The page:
Sign up for activities to boost your college applications. Find out about schools you’re interested in attending. Go to college fairs and open houses and learn as much as you can from the Internet about schools. Take the PSAT. Sign up for ACT or SAT prep courses. Public high school juniors are required to take the test in the spring. Applications for the Governor’s Scholars Program are available in your counselor’s office. Sign up for the ACT and SAT if you aren’t attending a public high school. (See page 5 for a list of national test dates.) If you attend a public high school and plan to graduate early, contact your school’s counselor to complete your Intent to Graduate Early form by Oct. 1. Decide if you should take AP exams in May. Investigate the CLEP program.
Meet with college admissions representatives at college fairs or when they visit your school. Attend a financial aid seminar if your school offers one. If you haven’t picked a college yet, narrow your list by visiting schools and talking with students. You should probably talk with your parents too. If you’re going Early Decision, most schools want the applications submitted about now. If you’re going through the regular admissions process, it’s time to ask teachers to write recommendations and to polish your admissions essay if you have to write one. Check with each school’s financial aid office to see what financial aid forms they require in addition to the FAFSA. Start investigating private and public sources for financial aid. Take note of scholarship deadlines and plan accordingly. If you haven’t taken the ACT/SAT or if you think you can do better, register. (See page 5 for a list of national test dates.) Get with your counselor to find out about the financial aid sources available to you. Use KHEAA’s Affording Higher Education. Copies are sent to high school counselors, high school libraries and public libraries.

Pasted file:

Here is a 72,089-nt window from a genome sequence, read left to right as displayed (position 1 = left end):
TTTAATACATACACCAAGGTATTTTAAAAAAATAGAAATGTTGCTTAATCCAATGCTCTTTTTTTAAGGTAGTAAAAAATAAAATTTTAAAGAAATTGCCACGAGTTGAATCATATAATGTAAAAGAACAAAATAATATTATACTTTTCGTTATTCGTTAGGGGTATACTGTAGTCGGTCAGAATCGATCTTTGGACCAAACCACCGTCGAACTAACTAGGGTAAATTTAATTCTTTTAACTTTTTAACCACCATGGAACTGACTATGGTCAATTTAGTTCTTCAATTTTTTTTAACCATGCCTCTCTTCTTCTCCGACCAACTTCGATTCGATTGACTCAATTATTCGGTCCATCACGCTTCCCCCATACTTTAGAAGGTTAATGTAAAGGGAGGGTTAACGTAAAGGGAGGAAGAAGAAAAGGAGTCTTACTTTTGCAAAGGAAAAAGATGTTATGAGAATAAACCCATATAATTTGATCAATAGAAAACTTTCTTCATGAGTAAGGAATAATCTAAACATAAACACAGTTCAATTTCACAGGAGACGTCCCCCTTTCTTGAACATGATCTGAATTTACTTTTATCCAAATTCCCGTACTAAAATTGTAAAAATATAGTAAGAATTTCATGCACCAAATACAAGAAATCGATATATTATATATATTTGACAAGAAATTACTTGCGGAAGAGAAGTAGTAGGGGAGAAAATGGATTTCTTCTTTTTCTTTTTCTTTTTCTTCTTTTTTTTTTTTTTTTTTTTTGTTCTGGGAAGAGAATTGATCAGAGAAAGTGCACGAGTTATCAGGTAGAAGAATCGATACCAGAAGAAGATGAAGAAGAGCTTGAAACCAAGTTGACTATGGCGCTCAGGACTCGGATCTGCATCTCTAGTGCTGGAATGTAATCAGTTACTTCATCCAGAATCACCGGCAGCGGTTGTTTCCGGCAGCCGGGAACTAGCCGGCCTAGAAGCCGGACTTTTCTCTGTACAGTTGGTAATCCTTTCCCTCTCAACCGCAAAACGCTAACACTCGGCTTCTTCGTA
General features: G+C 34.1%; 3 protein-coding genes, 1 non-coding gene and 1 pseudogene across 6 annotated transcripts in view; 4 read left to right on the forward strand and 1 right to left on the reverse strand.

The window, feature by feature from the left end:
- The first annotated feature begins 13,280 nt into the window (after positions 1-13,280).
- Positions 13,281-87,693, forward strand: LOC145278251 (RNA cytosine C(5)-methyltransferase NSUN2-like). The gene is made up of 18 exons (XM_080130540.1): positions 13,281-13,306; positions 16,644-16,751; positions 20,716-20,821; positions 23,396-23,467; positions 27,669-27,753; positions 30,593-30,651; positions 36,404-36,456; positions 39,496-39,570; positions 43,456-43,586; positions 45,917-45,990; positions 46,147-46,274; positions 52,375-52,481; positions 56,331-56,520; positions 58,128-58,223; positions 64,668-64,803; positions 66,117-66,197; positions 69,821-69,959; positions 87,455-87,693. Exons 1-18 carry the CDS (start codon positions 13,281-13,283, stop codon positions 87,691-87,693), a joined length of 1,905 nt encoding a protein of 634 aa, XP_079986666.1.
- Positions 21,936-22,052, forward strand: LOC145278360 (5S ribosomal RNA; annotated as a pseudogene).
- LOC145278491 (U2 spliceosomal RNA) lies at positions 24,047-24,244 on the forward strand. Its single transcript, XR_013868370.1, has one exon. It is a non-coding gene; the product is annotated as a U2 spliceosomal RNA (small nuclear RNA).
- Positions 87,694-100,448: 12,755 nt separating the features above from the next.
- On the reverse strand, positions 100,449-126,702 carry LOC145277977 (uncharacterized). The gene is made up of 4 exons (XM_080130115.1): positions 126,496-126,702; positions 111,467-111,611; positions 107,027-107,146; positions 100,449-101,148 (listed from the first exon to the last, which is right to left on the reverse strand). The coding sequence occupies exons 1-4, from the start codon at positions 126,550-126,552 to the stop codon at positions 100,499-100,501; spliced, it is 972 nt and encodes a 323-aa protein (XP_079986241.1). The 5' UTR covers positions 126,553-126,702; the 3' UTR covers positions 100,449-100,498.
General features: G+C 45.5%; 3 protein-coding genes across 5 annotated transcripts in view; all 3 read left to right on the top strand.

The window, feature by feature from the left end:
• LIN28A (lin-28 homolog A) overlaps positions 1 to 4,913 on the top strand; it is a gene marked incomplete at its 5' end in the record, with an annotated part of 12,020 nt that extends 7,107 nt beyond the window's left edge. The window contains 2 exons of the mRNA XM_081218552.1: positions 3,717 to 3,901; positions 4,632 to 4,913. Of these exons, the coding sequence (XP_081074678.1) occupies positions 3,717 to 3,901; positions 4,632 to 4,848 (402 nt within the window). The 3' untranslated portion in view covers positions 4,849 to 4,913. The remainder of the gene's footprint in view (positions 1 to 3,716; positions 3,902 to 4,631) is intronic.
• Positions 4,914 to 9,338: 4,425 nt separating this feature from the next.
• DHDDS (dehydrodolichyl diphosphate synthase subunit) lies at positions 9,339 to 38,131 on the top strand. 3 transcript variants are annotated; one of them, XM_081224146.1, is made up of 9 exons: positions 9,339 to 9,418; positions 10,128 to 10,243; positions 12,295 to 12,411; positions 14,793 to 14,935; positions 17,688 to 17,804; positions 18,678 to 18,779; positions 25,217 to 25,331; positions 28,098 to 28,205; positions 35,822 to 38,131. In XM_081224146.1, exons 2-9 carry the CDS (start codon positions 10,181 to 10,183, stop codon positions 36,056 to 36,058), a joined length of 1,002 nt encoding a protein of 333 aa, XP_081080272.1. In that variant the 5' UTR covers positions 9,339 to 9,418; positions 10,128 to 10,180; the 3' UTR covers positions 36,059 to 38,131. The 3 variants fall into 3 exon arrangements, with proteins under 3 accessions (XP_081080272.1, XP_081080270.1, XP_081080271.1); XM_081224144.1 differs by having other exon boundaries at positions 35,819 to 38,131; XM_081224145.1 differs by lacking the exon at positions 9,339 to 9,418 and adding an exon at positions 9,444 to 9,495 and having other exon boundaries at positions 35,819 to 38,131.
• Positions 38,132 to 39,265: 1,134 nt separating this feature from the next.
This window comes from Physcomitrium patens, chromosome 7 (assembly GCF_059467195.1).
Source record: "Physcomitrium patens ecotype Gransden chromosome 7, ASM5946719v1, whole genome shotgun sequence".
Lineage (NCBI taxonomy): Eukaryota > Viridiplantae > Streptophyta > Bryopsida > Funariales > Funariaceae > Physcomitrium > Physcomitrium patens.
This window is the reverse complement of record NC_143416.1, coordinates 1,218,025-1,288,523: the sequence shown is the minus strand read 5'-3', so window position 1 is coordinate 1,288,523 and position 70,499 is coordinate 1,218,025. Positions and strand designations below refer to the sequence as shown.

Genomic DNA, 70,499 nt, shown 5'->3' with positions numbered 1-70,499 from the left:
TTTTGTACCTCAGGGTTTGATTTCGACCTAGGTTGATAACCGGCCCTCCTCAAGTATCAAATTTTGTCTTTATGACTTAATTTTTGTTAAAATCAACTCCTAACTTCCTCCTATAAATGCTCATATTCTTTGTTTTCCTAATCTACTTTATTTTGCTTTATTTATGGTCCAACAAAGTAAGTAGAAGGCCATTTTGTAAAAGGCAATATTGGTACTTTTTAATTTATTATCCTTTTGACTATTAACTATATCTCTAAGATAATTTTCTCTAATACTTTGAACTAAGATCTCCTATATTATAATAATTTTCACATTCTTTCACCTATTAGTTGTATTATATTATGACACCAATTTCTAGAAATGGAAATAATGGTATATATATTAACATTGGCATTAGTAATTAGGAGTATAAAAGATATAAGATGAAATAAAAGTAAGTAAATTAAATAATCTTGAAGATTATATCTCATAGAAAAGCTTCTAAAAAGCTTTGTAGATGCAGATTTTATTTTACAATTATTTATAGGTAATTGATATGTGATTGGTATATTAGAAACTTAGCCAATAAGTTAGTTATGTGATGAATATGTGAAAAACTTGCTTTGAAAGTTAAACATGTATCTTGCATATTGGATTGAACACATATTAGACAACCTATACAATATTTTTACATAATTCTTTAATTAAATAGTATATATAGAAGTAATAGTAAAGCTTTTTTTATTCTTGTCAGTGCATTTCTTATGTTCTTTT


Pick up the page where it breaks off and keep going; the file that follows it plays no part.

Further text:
Published on Sep 15, 2017